On the 31st March 2021, we put our gorgeous Lollipop to bed for the last time. Sometime during the night she slipped off peacefully to be with the angels. Our hearts are broken but her big sister Daisy says she is now running and skipping with the angels in heaven, her head doesn’t hurt anymore, forever seizure-free. Here’s her story.

Lola (Lolli or Lollipop as we affectionately called her) had a very short and complicated life. She arrived in the world a tiny little bundle with a thick head of black hair. She was our second daughter and younger sister to Daisy, who was 2 ½ years old at the time. My pregnancy and birth was all perfectly straightforward and she was a lovely chilled baby. My husband Adam and I felt like the luckiest people in the world to have two lovely healthy girls.

However, within the first week Lolli started to encounter some difficulties. It started with constipation, which is uncommon in newborn breastfed babies. Then she struggled to regain her birth weight and was really slow at feeding. I remember this horrible anxious feeling in the bottom of my stomach that something wasn’t right. As a paediatric nurse, I knew she didn’t quite feel right, but at the same time there wasn’t anything alarming. At her six-week check-up the GP noted her poor head control and lack of eye contact and smiles. We went back to the GP a few times and she eventually referred Lolli to a paediatrician, as there was no improvement with these developmental milestones.

Whilst waiting for this appointment, at exactly three months old, I noticed her going blue round the lips, she felt even more floppy than usual and was unusually sleepy. I rushed her to A&E, where she had another episode in front of one of the nurses. She was admitted to hospital for observation, however didn’t have any more of these episodes, but had lots of tests (bloods, EEG and MRI), which all came back normal. They told us it was probably silent reflux and started her on treatment for this. We were sent home and told there was nothing to worry about, maybe her development was a little behind, that was all.

At home, we noticed that she started having these rapid blinking episodes. Now I was really worried. I knew this was by no means normal. I spoke to the doctors on the ward, which was also the ward I worked on as a senior staff nurse. I was told not to worry about this, maybe it was just her eyes trying to focus. I called up an old colleague, who happened to be an epilepsy nurse specialist. She was also very worried by what I told her. She put us in touch with a neurologist and we booked the first available private appointment for a few weeks’ time.

Lolli continued to have more episodes of blinking and going blue round the lips, and it felt like she would actually stop breathing for a moment. But every trip to hospital resulted in normal test results, and her ‘episodes’ were unwitnessed by the consultants on duty. They still insisted it was reflux.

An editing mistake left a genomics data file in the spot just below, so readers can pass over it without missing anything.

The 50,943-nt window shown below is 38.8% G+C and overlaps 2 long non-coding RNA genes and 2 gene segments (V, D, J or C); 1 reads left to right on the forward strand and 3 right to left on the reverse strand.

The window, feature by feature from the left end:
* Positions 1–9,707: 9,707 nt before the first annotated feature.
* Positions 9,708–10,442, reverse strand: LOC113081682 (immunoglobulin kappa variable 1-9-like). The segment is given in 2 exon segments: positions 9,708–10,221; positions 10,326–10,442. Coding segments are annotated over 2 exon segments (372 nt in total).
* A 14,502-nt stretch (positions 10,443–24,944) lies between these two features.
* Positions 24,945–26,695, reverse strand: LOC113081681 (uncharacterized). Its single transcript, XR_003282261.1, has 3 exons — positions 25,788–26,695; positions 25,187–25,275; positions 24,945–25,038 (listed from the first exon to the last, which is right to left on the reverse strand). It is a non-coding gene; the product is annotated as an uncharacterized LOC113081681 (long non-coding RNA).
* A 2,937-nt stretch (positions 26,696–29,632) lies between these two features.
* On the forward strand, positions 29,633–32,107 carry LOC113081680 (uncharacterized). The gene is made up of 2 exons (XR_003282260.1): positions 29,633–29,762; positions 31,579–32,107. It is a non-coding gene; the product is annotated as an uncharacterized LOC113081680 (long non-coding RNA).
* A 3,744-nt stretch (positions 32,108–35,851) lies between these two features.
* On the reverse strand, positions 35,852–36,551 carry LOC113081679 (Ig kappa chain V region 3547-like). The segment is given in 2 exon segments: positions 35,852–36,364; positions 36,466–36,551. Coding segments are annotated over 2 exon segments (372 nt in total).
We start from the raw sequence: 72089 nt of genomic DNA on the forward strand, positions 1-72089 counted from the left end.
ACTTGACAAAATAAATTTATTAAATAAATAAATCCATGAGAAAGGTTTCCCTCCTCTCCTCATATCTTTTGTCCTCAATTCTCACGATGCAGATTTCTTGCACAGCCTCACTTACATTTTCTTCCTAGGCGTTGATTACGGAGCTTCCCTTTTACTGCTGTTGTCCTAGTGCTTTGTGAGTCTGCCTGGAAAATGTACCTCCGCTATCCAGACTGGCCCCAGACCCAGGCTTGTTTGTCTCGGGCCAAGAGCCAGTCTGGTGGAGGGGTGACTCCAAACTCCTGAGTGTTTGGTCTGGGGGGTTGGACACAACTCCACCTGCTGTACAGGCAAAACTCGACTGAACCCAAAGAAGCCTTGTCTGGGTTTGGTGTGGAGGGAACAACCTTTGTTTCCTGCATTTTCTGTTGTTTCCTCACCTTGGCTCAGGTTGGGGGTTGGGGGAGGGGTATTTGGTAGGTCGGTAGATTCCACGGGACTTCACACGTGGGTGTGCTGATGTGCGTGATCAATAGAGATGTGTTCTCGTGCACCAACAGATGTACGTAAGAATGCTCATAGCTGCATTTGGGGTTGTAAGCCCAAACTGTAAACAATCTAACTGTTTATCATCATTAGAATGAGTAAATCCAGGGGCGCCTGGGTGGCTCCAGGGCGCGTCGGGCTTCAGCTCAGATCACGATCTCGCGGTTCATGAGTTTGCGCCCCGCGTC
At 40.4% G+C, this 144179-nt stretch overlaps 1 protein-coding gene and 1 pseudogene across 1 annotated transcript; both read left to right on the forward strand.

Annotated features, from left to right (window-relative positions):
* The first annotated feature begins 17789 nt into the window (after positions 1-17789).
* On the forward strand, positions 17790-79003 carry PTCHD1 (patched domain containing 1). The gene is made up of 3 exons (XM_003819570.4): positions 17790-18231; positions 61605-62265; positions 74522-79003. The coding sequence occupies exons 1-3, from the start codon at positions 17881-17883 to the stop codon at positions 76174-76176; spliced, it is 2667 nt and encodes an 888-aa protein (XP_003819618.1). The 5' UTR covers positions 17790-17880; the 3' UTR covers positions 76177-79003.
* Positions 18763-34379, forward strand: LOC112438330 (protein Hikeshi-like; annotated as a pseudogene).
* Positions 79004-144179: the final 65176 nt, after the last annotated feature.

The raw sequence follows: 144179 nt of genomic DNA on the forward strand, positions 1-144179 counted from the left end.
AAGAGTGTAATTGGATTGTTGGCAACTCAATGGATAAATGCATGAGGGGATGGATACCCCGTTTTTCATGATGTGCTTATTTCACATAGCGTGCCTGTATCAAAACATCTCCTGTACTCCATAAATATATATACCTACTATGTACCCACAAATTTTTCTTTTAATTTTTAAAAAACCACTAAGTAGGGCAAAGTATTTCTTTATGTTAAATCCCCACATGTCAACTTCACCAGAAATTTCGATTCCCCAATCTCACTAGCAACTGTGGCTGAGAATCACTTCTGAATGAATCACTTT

At the appointment with the neurologist we were told there were no ‘red flags’ with Lolli, and advised we get her reflux medication maximised. Driving home from this appointment we should have felt relieved, however, having seen these blue episodes so many times, we just felt sick with worry. Instead of going home we thought we should immediately take her to A&E as we couldn’t ignore these episodes. We drove to our local hospital and just as we were about to take a seat in the waiting area, she had a prolonged blue episode. The consultant grabbed her out of my arms and tried to get her to come round. She was bagged to help her start breathing again and after what seemed like a lifetime her colour started to come back.

The A&E consultant was the first person we felt truly listened to us and our concerns for Lolli. He said that what he had seen was certainly not normal and definitely not just reflux. She was admitted to hospital, this time for two weeks. We sat there watching her having these episodes on and off, whilst on a monitor we could see her oxygen saturations were going down to 20% each time. Eventually, a doctor saw her hand jerking during one of these blue episodes. They decided this was likely going to be some kind of seizure and we started her first AED (anti-epileptic drug).

Whilst this was a terrifying diagnosis, we also felt some relief that we were finally being listened to and they were doing something. We were also told that you have a 70% chance in controlling seizures with the first AED. They sent us home, but I was terrified I would never sleep again. We were told we would not be provided with any monitoring or emergency medication, as it had not been needed during her stay in hospital.

We did not feel safe to do this. Lolli’s saturations had gone down to 20% with each episode, and giving oxygen seemed to help them resolve quicker. I demanded oxygen at home and after trying various apnoea monitors that didn’t work, we ordered an oxygen saturation monitor from eBay.